Joe Flacco expressing a desire for the Ravens offense to be more aggressive is nothing new.
The 10th-year quarterback has made similar claims in past seasons with different offensive coordinators. And with Baltimore sporting a losing record and the NFL’s 30th-ranked offense, something has to give over the final seven games.
“We need to go after it. We can’t sit back and just expect us to not lose football games,” Flacco said. “There is always a part of that come late in games and depending on the nature of the game, but we have to go and attack. We’re a 4-5 football team. You always look at teams in these positions and say, ‘Man, they have nothing to lose.’ And we should feel that way. We have to go out there and leave it all out there.”
John Harbaugh appeared to take exception with Flacco’s assertion that the offense hasn’t been playing to win. The retort came two days after the head coach was asked to justify Marty Mornhinweg remaining as his offensive coordinator moving forward.
It’s apparent Harbaugh doesn’t want the assistant taking all the blame for the offense’s shortcomings.
“I can’t speak for Joe. That’s what we try to do every single week,” Harbaugh said. “We open up the offense. We run schemes with our run game. We’re getting after people on defense. We try to win every single game. Players have to go out there and play great. They have to execute. If you’re talking about offense, we need to complete passes, we need to run the ball well, we need to protect our quarterback, we need to go up and make catches, we need to execute, we need first downs, we need to score points.
“It’s not about play-calling. It’s about all of us together going out there and playing winning football in all three phases.”
The difference in opinion is even more interesting in light of the recent comments made by former tight end — and Flacco’s close friend — Dennis Pitta to WBAL indicating that the quarterback has only one read in the passing game before being instructed to check down. It’s obvious that Flacco continues to rely more on short passes while attempting fewer intermediate passes than ever and struggling to connect on deep balls this season.
No matter what Harbaugh says, no one can honestly watch the Ravens offense and classify it as an aggressive unit, but the real question is if that’s by design to protect Flacco, who struggled in Marc Trestman’s more complex system. Even if the Ravens coaching staff is deliberately trying to shield the quarterback from himself, Flacco being tied for third in the NFL with 10 interceptions suggests the strategy isn’t working anyway.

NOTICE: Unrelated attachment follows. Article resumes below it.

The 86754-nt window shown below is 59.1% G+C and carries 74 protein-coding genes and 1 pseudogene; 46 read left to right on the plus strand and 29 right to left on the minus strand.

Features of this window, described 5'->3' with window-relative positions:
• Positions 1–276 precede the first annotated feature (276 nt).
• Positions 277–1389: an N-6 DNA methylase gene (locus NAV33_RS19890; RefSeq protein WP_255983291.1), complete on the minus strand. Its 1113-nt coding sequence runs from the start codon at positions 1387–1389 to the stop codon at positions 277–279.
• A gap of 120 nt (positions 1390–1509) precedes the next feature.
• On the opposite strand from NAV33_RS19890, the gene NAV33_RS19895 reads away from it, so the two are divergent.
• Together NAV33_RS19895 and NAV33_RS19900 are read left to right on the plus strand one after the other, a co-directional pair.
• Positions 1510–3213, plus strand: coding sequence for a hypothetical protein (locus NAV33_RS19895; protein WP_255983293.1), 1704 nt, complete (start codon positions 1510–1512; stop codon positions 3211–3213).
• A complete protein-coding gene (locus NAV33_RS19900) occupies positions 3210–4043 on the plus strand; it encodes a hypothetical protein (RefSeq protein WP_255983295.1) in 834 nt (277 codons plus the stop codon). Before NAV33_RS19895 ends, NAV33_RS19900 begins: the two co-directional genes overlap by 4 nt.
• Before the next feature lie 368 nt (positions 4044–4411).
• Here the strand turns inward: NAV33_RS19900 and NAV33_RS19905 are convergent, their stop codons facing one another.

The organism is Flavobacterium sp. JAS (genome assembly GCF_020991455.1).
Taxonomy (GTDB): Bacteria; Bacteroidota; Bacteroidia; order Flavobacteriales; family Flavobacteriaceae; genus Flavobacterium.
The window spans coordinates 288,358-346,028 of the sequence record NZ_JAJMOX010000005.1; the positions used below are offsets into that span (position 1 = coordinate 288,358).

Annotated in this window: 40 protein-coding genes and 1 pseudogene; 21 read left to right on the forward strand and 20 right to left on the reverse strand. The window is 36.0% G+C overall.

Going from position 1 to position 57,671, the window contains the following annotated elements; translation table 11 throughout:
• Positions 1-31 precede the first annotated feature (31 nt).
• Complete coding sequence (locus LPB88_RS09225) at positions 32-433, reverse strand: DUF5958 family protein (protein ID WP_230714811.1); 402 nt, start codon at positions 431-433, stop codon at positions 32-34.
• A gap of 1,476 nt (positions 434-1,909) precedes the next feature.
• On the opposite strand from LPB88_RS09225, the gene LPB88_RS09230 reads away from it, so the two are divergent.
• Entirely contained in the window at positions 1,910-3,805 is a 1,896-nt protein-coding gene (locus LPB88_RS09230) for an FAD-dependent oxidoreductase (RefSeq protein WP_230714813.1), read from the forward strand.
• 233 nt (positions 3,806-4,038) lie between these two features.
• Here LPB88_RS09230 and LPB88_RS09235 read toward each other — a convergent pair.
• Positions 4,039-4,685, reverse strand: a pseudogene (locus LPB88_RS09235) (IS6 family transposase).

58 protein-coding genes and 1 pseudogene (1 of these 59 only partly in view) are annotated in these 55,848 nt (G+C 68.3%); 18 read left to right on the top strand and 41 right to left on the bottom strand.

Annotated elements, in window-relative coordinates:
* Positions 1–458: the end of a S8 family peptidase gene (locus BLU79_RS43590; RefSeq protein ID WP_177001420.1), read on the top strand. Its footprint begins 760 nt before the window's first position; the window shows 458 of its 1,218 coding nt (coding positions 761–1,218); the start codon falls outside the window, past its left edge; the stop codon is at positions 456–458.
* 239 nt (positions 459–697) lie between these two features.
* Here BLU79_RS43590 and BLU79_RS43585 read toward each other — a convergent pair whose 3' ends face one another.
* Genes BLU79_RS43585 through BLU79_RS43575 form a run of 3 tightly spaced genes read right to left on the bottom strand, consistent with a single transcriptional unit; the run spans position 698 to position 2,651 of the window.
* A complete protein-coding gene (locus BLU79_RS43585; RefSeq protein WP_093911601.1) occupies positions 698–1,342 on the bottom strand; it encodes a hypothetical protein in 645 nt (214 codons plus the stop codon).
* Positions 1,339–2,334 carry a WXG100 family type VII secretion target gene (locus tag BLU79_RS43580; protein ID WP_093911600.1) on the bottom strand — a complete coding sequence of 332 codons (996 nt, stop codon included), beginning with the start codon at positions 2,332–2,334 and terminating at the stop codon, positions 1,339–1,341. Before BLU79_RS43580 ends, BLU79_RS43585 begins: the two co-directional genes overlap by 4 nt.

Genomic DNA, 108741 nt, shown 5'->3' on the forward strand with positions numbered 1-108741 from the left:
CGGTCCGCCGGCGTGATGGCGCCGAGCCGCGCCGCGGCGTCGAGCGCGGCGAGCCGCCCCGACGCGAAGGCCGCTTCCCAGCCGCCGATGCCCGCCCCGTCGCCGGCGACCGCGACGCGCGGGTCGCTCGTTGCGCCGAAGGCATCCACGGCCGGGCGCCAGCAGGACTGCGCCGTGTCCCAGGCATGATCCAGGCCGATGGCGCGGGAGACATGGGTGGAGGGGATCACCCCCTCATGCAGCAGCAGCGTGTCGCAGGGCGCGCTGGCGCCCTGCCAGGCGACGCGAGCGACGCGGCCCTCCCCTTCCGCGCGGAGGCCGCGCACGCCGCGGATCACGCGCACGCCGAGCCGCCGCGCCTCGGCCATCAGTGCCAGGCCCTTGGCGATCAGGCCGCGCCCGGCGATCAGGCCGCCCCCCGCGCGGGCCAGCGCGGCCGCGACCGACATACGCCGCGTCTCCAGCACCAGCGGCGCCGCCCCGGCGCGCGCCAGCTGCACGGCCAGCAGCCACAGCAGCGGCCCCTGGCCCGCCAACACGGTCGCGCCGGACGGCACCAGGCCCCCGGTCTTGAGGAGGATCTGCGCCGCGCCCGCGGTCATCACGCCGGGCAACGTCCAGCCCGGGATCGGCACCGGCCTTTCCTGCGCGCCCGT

The truth lies somewhere in the middle as the veteran signal-caller has certainly left plays out on the field and the play-calling has been less than inspiring for much of the season.
There’s much excitement about the expected return of running back Danny Woodhead after the bye, but it’s fair to wonder if his presence could be counterproductive to an offense needing to be more aggressive throwing the ball down the field.
It’s great to cite his three catches for 33 yards on the opening drive of the season in Cincinnati as evidence for how he can help, but that’s still a small sample size for a player who’s now missed 35 games over the last four seasons. You hope Woodhead can stay healthy enough to pick up more yards after catches than understudy Buck Allen, but Flacco relying too heavily on the 32-year-old could further stunt the other areas of the passing game that need improvement.
It’s great to have more options, but the Ravens will need much more than Woodhead’s presence to make meaningful improvement on the offensive side of the ball.
Jimmy Smith’s health
Jimmy Smith has arguably been the Ravens’ best player this season and currently ranks fifth among qualified corners in Pro Football Focus’ grading system.
But seeing Seattle cornerback Richard Sherman tear his Achilles tendon on Thursday Night Football made me wonder how Smith will hold up down the stretch. Sherman told reporters after the game that his Achilles had been bothering him for most of the season before it finally ruptured, which should make you take pause since Smith has been dealing with what he’s described as Achilles tendinitis for much of the year.
There’s no way of knowing how similar Smith’s situation might be to Sherman’s or if he’s in great danger of suffering the same fate, but you’d hate to see the best season of his career derailed by another injury.
Jernigan receives lucrative contract
Former Ravens defensive tackle Timmy Jernigan is off to a good start in Philadelphia, but who predicted him getting a reported four-year, $48 million extension with $26 million guaranteed just nine games into his Eagles career?
The 2014 second-round pick ranks 16th among qualified interior defensive linemen by PFF and has flourished playing next to Pro Bowl defensive tackle Fletcher Cox, but I’d still be leery of paying him that much, especially considering how badly he faded down the stretch in his final season with the Ravens.
I suppose it’s a risk the Eagles can take when having one of the best quarterbacks in the NFL playing on a rookie contract.
Linebackers coach Wink Martindale believes rookie Tyus Bowser is going to be a “star” while Harbaugh wants to see the second-round pick play more after strong practices in recent weeks.
Since a standout Week 2 performance in which he intercepted a pass and collected a sack, however, Bowser has played a total of 54 defensive snaps in seven games. With the Ravens still searching for more pass-rushing production off the edges, the Houston product and fellow rookie Tim Williams need to be more in the mix down the stretch.